New report examines agriculture-related fatalities in Midwest

Published on March 10, 2015

logo fo Great Plains Center for Agricultural HealthA new report by UI College of Public Health investigators sheds light on the more than 200 agriculture-related deaths per year that occur in Midwestern states, confirming that farming remains one of the nation’s most dangerous industries and poses particular risks to vulnerable populations such as elderly workers.

The goal of the report, sponsored by the UI Great Plains Center for Agricultural Health, is to facilitate access to agricultural fatality information for anyone interested in agricultural safety and health. The full report and an accompanying slide show are available at: http://cph.uiowa.edu/gpcah/center-projects/surveillance-of-agricultural-injuries-and-fatalities/.

Researchers Amanda Swanton, Tracy Young, Corinne Peek-Asa, Marizen Ramirez, and Fred Gerr studied 1,858 agriculture-related deaths that occurred between 2005 and 2012 in 12 Midwestern states, including Iowa, Illinois, Indiana, Kansas, Michigan, Minnesota, Missouri, North Dakota, Nebraska, Ohio, South Dakota, and Wisconsin.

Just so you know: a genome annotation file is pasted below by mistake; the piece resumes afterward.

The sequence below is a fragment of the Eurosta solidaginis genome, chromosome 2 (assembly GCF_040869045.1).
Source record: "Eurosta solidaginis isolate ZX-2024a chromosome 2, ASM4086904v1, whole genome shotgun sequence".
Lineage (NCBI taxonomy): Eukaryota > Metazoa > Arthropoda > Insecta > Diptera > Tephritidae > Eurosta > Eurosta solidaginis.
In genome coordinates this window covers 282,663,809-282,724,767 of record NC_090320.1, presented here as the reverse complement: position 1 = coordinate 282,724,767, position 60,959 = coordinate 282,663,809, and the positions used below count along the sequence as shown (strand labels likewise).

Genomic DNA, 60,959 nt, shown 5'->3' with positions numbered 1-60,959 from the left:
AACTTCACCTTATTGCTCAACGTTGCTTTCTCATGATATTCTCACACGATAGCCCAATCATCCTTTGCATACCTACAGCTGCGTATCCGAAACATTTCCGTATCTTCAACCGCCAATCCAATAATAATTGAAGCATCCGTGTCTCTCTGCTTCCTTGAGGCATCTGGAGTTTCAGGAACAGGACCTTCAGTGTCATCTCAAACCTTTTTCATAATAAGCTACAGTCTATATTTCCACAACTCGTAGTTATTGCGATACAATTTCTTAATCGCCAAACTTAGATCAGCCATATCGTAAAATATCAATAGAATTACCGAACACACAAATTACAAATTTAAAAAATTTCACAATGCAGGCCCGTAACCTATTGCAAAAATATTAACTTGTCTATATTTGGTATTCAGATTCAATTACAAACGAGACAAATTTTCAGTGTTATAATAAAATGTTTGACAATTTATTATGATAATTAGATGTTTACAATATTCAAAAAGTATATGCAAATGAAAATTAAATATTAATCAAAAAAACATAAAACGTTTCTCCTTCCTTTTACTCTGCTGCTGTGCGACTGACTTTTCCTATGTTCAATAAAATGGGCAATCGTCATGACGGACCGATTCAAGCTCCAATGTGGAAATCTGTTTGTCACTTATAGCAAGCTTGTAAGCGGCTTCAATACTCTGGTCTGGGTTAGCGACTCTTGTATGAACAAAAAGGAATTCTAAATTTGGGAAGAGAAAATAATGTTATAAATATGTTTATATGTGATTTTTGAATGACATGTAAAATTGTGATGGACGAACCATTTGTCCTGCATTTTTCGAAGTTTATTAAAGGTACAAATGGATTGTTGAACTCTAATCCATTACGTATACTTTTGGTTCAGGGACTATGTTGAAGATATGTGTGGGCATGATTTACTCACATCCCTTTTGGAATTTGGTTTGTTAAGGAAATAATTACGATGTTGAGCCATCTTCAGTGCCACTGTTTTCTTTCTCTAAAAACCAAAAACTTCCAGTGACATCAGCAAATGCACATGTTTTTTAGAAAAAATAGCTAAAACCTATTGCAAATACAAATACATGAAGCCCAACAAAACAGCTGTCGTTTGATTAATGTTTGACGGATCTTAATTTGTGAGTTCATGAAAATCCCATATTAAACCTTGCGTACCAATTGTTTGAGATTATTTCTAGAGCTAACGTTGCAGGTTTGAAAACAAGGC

“Numerous hazards threaten farm workers including exposure to machinery, livestock, chemicals, noise, and physical stress, which can be compounded by the fact that agricultural activities are often performed in rural environments with limited access to medical services,” the authors explain.

Over the period reviewed, there were on average 232 agriculture-related fatalities per year in the Midwest region, an annual rate of 19.94 agriculture-related deaths per 100,000 farm operators. This compares with an overall rate of 3.4 fatal work injuries per 100,000 full-time equivalent workers across all industries in 2012.

The researchers also report that agriculture-related fatalities increase with age. Over three-quarters (77%) of agriculture-related deaths occurred among persons 45 years or older, and 41% occurred in individuals 65 and older. Less than 3% of agriculture-related fatalities occurred among minors less than 16 years old.

Other findings include:

  • Agriculture-related fatality is much more commonly experienced by males than females. Of the 1,858 total agriculture-related deaths studied, 95% occurred in males while only 5% occurred in females.
  • More than half (51.6%) of individuals who died due to an agriculture-related injury were performing a vehicle- or transportation-related task at the time of the incident. Of these 958 fatalities, 315, or 33%, were due to farm vehicle (e.g. tractor) rollovers.
  • Agriculture-related fatalities are most frequent from late spring to early fall. The greatest number of deaths occurred in July (13%), while the lowest number of deaths occurred in December (4%).
  • Fatalities most often occurred within 24 hours of the inciting injury, however deaths occurring after 24 hours were more frequent with increasing age. The fact that some older individuals do not die immediately of their injuries suggests that there may be an opportunity for medical intervention to potentially save these lives, however further research is needed.